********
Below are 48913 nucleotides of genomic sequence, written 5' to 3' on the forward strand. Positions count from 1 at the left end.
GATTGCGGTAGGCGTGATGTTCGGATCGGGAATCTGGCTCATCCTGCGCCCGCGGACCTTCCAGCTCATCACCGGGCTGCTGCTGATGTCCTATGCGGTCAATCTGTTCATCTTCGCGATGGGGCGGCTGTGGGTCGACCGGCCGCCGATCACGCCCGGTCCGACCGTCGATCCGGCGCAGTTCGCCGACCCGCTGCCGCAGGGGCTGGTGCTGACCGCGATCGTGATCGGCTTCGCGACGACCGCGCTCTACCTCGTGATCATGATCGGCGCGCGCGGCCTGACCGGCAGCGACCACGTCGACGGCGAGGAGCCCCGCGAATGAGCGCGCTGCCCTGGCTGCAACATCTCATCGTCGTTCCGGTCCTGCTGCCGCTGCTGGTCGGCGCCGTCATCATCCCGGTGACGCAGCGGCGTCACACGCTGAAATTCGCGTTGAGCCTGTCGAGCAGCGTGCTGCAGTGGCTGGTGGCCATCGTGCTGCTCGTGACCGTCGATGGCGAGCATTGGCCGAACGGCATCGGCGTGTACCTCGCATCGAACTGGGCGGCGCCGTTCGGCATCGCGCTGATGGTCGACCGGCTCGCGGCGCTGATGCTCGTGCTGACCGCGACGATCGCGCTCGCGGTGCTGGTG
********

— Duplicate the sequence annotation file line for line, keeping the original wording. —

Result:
Below are 48913 nucleotides of genomic sequence, written 5' to 3' on the forward strand. Positions count from 1 at the left end.
GATTGCGGTAGGCGTGATGTTCGGATCGGGAATCTGGCTCATCCTGCGCCCGCGGACCTTCCAGCTCATCACCGGGCTGCTGCTGATGTCCTATGCGGTCAATCTGTTCATCTTCGCGATGGGGCGGCTGTGGGTCGACCGGCCGCCGATCACGCCCGGTCCGACCGTCGATCCGGCGCAGTTCGCCGACCCGCTGCCGCAGGGGCTGGTGCTGACCGCGATCGTGATCGGCTTCGCGACGACCGCGCTCTACCTCGTGATCATGATCGGCGCGCGCGGCCTGACCGGCAGCGACCACGTCGACGGCGAGGAGCCCCGCGAATGAGCGCGCTGCCCTGGCTGCAACATCTCATCGTCGTTCCGGTCCTGCTGCCGCTGCTGGTCGGCGCCGTCATCATCCCGGTGACGCAGCGGCGTCACACGCTGAAATTCGCGTTGAGCCTGTCGAGCAGCGTGCTGCAGTGGCTGGTGGCCATCGTGCTGCTCGTGACCGTCGATGGCGAGCATTGGCCGAACGGCATCGGCGTGTACCTCGCATCGAACTGGGCGGCGCCGTTCGGCATCGCGCTGATGGTCGACCGGCTCGCGGCGCTGATGCTCGTGCTGACCGCGACGATCGCGCTCGCGGTGCTGGTG